The  cordless drill is mounted on the drill press table with clamps. I will use my drill speed controller to get the right speed.

The system works on both forward and reverse. The drill is turning slow so it is very safe. If there is ever a problem all you have to do is tap the speed controller and the cordless drill will turn off.

I tried and tested all my spindles and they all work fine. I am still trying to find out the best speeds and what works for different types and sizes of wood. 

I hope you enjoyed this build, don't forget to comment!

See also:

make spindle sanders                  make a power strip                             dust collector hook up

Sunday, January 4, 2015

Making Spindle sanders for the drill press

I don't have a spindle sander so I thought I would try make some sanders for my drill press. I do use my belt sander and benchtop sander and  use the round edge a lot.

The ones I made here are 1", 1 1/4" and 2". 

With my hole saw I drill into a 2x4 and make some  drums. I  cut three and  stack and glue them onto a 6" x 5/16 Carriage bolt. I put on a washer and a nut. The nut shouhd be tight but not over tightened since it will crack the wood.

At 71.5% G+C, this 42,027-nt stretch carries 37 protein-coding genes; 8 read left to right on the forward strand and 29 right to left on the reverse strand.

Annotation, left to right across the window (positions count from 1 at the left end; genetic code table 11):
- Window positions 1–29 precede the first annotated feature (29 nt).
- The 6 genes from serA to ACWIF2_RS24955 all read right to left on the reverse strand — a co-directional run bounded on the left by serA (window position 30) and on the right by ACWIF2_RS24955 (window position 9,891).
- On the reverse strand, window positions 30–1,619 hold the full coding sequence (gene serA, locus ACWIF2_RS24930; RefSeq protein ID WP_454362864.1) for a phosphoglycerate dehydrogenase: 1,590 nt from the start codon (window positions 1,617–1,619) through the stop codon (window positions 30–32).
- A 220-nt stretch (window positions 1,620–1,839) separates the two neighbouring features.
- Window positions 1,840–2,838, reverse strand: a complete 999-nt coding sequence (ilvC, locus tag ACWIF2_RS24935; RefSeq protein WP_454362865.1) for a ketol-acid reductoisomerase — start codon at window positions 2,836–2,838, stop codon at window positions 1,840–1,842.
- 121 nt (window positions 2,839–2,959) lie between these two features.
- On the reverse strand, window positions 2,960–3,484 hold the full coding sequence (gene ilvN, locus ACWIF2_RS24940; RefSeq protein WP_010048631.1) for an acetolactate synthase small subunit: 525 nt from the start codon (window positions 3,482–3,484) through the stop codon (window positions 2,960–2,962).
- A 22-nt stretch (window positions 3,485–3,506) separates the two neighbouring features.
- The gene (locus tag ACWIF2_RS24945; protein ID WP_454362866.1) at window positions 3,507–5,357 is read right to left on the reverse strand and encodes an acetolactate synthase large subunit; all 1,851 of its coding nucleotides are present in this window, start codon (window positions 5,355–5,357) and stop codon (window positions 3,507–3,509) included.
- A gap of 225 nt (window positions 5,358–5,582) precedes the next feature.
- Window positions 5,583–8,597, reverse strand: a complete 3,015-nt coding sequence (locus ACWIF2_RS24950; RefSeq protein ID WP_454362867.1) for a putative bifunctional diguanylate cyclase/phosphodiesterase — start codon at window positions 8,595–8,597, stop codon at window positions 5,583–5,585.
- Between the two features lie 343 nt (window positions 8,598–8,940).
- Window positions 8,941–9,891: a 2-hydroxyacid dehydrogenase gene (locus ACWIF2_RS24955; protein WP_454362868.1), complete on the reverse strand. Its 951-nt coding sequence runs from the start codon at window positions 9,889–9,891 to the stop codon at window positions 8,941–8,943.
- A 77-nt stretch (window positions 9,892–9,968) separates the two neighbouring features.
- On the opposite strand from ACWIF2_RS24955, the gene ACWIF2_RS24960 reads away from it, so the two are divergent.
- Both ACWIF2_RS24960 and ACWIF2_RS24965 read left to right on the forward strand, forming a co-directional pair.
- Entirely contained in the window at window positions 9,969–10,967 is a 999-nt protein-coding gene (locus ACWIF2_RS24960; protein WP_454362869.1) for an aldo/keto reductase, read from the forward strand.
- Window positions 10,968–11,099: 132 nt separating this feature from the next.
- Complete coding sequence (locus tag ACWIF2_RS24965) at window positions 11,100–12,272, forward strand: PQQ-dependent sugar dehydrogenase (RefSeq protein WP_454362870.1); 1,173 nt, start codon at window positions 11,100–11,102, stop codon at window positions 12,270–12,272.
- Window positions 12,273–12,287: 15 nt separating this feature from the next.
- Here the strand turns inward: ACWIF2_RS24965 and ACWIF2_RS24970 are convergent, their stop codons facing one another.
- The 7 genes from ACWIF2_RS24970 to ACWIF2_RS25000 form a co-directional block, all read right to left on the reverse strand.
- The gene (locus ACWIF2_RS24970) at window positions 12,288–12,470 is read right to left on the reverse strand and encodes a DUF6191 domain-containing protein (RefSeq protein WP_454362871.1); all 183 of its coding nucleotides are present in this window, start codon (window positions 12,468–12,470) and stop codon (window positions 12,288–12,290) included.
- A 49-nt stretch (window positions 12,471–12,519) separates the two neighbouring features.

To make sure everything is square I use a piece  of plywood  and some sandpaper.  The drill press column and table are used as  guides for squareness and I can  apply pressure to get a nice smooth finish.


To double check the spindle I use a dial test indicator mounted on my table top  to make sure there is no wobble.

 A paper cutter is used to cut strips of sand paper to fit the cylinders.

 I tested a few different types of glues and settled with Elmers Spray Adhesive. Still not quite happy with it but it will do for now.

The sandpaper is spiral wrapped around the cylinders and held together with some elastics.



The large one works the best and I am sure I will be using the others soon.  Although it does not oscillate I find it very useful in the shop and it was a fun and easy build.

See also:                                                                                       
Making large dowels with belt sander                                           Making dowels with belt sander    



Circle cutting jig                                                                      Dowel splicing